Empty Classroom (Image used under license from Shutterstock.com)
Turmoil has surrounded Durham Public Schools for over a month after the district announced it would withdraw raises it had initially promised to school employees. There have been protests, sickouts that have closed some schools, and high-profile resignations.
Durham Public Schools had to cancel classes on Friday due to staff absences. Now, Durham Public Schools has announced that they will be closed to students again Monday.
In a statement on their Facebook page, the district announced, “Durham Public Schools will be closed for students on Monday, February 12, due to absences within our transportation department that will prevent us from operating buses tomorrow.”
Sue Simms, an instructional assistant with Durham Public Schools, discussed the situation with Jeff Hamlin on the WPTF Afternoon News last week. She called the situation a “disgrace.”
“When I saw what it was supposed to be after the raise, and what it is now, what they are … giving us, giving me, it is basically a disgrace. It’s a disgrace.”
On Wednesday, Durham Public Schools Superintendent Dr. Pascal Mubenga resigned, following Chief Financial Officer Paul LeSieur’s resignation last month.
During Thursday’s meeting, the board named Catty Moore as the interim superintendent. Moore, who previously served as superintendent at Wake County Public Schools from 2018-2023 and is currently a member of the North Carolina State Board of Education, will take over Feb. 12. She is expected to serve until Sept. 30, and earn $25,000 per month. Durham Public Schools announced the board will initiate a formal search for a new superintendent this month.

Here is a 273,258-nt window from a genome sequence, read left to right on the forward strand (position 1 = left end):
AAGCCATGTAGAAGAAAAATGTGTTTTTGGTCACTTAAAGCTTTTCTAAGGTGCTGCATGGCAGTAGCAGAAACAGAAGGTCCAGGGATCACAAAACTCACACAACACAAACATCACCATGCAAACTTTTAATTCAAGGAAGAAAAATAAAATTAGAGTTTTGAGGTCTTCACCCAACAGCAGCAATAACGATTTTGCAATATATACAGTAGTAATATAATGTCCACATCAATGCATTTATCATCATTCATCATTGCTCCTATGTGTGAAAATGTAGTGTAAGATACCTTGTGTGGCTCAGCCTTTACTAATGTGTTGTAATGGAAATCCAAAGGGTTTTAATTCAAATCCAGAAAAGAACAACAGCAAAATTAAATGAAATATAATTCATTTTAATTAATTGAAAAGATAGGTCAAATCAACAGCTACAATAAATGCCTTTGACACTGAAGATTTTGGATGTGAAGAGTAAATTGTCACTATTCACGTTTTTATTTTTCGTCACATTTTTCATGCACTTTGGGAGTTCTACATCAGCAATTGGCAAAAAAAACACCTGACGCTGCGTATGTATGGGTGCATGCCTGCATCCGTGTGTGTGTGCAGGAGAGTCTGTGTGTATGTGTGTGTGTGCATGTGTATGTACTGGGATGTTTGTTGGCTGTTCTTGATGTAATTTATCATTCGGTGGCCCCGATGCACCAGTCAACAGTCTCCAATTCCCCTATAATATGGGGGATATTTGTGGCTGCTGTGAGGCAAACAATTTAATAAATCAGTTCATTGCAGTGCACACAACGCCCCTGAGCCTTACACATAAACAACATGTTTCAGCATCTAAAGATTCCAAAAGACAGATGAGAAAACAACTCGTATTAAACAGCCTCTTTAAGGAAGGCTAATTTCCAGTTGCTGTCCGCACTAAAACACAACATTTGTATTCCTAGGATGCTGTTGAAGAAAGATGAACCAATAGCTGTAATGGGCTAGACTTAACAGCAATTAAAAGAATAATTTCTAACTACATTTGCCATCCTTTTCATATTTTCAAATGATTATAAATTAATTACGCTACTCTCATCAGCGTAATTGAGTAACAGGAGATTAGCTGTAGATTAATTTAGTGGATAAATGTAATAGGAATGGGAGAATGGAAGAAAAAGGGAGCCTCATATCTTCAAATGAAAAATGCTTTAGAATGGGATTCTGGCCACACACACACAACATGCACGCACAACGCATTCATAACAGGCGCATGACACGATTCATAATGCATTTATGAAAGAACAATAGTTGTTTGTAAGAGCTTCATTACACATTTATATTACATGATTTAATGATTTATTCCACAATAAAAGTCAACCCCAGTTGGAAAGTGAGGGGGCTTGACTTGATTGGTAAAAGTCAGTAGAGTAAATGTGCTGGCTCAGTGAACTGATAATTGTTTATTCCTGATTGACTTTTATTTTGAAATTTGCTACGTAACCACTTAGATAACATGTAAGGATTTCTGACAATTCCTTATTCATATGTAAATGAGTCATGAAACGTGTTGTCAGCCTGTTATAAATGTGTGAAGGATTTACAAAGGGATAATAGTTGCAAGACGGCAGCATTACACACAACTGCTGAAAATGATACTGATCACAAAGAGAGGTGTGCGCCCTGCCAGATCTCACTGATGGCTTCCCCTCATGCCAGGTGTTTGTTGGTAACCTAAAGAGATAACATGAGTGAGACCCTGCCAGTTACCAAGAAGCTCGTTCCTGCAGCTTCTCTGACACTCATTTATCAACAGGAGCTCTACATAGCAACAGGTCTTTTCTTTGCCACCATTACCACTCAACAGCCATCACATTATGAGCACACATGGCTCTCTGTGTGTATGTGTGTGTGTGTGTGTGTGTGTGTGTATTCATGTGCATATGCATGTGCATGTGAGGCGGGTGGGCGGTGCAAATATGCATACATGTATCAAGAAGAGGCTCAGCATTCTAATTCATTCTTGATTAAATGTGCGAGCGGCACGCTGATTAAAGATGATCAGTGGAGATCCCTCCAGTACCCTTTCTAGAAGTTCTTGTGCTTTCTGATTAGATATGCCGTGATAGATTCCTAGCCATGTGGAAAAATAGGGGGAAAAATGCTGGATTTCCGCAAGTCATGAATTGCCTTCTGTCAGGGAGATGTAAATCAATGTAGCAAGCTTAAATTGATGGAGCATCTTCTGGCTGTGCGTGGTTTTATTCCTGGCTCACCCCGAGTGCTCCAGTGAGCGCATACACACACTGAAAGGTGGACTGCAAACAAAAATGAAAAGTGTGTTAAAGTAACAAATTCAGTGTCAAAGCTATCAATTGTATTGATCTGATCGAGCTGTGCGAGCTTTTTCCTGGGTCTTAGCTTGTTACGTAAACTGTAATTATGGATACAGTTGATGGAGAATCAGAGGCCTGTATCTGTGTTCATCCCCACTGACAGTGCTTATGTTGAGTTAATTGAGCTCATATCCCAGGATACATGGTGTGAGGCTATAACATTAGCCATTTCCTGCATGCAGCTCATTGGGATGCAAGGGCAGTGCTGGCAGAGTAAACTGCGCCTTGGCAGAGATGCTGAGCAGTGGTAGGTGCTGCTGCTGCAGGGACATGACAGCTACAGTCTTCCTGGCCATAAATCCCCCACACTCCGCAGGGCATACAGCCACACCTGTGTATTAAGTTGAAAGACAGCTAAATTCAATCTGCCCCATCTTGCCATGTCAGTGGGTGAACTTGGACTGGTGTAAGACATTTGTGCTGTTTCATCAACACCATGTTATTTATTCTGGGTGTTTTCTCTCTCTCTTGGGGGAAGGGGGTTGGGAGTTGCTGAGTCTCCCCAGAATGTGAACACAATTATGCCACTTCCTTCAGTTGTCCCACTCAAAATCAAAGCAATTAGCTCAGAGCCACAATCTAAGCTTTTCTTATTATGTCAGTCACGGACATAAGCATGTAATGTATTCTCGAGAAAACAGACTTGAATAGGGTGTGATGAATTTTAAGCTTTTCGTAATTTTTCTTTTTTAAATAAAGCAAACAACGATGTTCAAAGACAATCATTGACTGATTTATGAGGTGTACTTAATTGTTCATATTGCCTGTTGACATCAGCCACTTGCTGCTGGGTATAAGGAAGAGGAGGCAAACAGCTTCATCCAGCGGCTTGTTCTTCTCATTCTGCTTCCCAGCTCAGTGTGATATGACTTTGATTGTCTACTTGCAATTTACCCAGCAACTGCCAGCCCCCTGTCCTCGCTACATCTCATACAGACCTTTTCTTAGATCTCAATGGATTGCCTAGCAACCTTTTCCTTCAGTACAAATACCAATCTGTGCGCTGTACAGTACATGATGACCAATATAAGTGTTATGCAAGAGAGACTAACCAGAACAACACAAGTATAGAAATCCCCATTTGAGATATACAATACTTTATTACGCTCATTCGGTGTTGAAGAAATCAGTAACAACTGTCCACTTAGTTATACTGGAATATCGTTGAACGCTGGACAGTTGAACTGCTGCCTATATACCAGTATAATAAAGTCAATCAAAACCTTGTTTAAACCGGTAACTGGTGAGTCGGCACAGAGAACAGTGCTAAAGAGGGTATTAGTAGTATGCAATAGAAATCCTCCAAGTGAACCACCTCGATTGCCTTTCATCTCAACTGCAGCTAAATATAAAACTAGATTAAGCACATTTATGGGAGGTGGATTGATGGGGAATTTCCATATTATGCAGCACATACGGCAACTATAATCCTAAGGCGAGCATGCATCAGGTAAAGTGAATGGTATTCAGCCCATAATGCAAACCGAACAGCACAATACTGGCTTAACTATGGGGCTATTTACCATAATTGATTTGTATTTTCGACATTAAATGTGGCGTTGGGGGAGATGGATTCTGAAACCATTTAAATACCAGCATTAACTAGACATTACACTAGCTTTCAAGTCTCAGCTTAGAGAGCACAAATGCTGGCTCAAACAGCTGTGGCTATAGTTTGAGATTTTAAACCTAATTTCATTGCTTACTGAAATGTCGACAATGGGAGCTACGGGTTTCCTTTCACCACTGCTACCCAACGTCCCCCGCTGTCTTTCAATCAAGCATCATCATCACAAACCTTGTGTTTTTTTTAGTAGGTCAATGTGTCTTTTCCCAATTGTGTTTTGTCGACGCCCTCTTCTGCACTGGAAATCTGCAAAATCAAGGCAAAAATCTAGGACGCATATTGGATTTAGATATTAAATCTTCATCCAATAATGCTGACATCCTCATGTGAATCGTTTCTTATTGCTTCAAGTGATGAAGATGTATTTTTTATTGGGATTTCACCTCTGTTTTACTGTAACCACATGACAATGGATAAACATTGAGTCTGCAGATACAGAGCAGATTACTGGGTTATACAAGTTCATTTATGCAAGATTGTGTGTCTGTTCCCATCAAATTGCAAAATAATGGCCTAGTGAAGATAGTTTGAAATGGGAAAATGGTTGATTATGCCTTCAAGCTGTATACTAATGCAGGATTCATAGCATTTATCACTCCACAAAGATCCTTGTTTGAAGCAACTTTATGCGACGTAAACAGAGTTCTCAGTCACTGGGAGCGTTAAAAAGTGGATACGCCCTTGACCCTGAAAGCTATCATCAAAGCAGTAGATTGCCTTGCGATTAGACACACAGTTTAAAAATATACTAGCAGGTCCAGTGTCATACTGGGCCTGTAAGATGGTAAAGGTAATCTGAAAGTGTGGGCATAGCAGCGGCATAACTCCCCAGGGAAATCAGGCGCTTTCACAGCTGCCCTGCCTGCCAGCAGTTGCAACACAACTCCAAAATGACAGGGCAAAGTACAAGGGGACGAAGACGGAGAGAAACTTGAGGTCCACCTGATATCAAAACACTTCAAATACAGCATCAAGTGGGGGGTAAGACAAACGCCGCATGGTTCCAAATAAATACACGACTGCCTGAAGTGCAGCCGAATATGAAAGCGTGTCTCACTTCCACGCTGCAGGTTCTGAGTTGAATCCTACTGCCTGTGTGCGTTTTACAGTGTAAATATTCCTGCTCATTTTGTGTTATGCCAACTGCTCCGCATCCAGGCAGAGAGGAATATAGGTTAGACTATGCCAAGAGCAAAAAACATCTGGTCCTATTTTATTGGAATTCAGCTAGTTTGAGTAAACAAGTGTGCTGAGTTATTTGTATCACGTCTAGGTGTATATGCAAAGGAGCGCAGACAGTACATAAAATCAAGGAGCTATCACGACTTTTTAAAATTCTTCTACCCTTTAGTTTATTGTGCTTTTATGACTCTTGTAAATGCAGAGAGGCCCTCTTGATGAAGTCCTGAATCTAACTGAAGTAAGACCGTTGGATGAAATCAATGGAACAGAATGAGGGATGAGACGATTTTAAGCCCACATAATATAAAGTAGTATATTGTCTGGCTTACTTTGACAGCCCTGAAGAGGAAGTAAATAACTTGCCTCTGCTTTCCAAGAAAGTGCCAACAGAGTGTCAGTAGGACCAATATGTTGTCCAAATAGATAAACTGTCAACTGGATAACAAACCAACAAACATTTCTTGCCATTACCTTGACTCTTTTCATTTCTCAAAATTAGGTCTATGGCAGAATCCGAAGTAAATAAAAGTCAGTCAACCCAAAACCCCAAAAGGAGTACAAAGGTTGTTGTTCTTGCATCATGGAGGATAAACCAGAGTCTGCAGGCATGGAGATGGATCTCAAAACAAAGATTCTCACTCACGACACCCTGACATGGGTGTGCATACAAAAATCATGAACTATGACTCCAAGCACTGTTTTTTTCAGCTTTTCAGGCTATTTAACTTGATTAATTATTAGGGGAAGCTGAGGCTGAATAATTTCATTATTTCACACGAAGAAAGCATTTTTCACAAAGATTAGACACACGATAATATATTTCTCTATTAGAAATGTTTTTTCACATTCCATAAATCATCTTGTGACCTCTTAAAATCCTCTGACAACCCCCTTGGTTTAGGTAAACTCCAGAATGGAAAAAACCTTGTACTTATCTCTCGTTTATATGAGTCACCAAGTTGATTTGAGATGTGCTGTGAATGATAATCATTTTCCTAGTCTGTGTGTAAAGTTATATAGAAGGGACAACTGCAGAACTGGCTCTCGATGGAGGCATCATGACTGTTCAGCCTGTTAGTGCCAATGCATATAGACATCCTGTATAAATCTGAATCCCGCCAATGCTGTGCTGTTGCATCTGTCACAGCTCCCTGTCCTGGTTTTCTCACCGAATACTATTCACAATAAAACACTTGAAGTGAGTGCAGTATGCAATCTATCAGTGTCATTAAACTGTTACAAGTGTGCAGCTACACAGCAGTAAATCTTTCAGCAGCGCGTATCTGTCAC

Durham Public Schools also unanimously voted Thursday night to continue paying classified staff the higher salaries they were promised last year for the month of February. However, Bettina Umstead, the board chair, mentioned that the current raises are not sustainable long term, and she views a new salary option as progress.
“It’s important for us to make a step. We know we have more questions, and we will continue to do more studies.”
Interim Finance Director Cierra Ojijo said that each month of pay at those higher salaries adds $700,000 to the budget. The uncertainty of what will happen for the rest of the school year is affecting school employees.
At the meeting on Thursday, the public comment section began with several Durham Public Schools workers, such as Transportation Manager Tammy Phillips, expressing their views on the ongoing pay dispute. “I worked my way up from a bus driver to area manager. I feel as though all the hard work and sacrifices I’ve made, and my years of dedication mean nothing to Durham Public Schools.”